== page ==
An integrative approach to healing ourselves and our world: honoring people, plants, planet

Archive for May, 2011

Basics of Herbal Medicine Making Class

June 11, 2011. 9:30 – 3. $65, plus supplies. Lunch is provided.

In China the peeled, dried bark of mimosa, called "collective happiness bark" in Chinese, is used as an uplifting remedy for an irritable-type of depression accompanied by insomnia, poor memory, grief and anger.

We will cover the basics of herbal medicine making. Harvesting some herbs on-site, while some herbs will be provided, we will make teas, tinctures, decoctions & infused oils, along with eating some wild foods.

 Space is limited, so register early by contacting Holli, and she will send you the list of supplies for you to bring. The class is held at Brick House Studios, just east of Athens, Georgia on Highway 78. Go to lamarwood.com for more photos of the location.

email:  herichey@gmail.com

Preparing for the lunch last August, 2010 at the Brick House Medicinal Walk, Talk, & Feast.

Yarrow, a pharmacy in itself

Yarrow’s reputation as a first-aid hemostat has spread throughout the world with the herb, and its common names — soldier’s woundwort, knight’s milfoil, carpenter’s weed — reflect those who were most appreciative of its powers.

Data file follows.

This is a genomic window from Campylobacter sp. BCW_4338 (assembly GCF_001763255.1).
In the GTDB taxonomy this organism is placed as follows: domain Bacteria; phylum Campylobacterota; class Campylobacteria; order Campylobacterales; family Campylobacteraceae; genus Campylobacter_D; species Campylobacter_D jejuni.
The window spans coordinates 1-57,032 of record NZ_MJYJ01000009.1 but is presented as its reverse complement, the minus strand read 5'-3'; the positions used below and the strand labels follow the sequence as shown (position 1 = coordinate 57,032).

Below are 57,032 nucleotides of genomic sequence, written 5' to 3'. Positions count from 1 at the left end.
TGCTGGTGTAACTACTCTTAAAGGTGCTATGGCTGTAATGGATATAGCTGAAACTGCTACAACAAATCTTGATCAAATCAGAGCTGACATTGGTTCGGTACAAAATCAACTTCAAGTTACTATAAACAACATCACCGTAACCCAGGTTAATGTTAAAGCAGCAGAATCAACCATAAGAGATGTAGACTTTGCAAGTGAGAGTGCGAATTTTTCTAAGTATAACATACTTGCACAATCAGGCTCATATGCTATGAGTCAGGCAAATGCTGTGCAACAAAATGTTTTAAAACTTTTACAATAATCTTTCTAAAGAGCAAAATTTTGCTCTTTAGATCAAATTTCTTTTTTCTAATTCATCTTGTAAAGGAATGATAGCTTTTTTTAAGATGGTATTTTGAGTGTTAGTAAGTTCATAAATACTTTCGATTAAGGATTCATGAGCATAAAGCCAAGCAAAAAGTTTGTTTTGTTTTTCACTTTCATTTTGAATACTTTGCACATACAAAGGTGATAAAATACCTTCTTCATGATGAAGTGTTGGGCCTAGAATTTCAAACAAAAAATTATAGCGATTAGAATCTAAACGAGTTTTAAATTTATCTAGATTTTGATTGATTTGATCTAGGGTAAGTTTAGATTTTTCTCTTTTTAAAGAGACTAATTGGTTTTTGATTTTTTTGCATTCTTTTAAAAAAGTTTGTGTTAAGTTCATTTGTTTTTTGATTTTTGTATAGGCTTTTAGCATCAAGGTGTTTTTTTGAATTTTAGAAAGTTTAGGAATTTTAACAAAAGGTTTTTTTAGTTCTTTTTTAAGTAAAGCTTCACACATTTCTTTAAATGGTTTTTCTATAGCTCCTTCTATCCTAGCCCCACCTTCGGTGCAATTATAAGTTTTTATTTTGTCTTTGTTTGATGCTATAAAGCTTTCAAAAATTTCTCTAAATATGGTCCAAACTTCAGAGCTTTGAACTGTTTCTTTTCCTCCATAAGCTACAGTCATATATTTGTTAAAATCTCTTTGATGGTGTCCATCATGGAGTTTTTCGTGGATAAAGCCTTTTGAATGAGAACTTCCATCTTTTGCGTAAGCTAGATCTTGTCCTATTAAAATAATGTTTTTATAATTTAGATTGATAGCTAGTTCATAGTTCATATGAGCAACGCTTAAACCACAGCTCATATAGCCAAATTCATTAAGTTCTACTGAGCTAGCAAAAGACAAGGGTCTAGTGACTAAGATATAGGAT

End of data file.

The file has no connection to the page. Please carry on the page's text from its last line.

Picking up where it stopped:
A medicinal powerhouse of the cultivated garden and wild spaces alike, Yarrow carries within its botanical name a recommendation from antiquity. Yarrow (Achillea millefolium) is named after the Greek hero Achilles who healed the bleeding wounds of his soldiers with its foliage. Millefolium means thousand-leaves, referring to its ferny foliage.

According to the Lady Bird Johnson Native Plant Database, yarrow is native to the U.S., but there also are introduced Achillea species. It appears to be a gift to the globe.

Yarrow’s reputation as a first-aid hemostat has spread throughout the world with the herb, and its common names – soldier’s woundwort, knight’s milfoil, carpenter’s weed – reflect those who were most appreciative of its powers.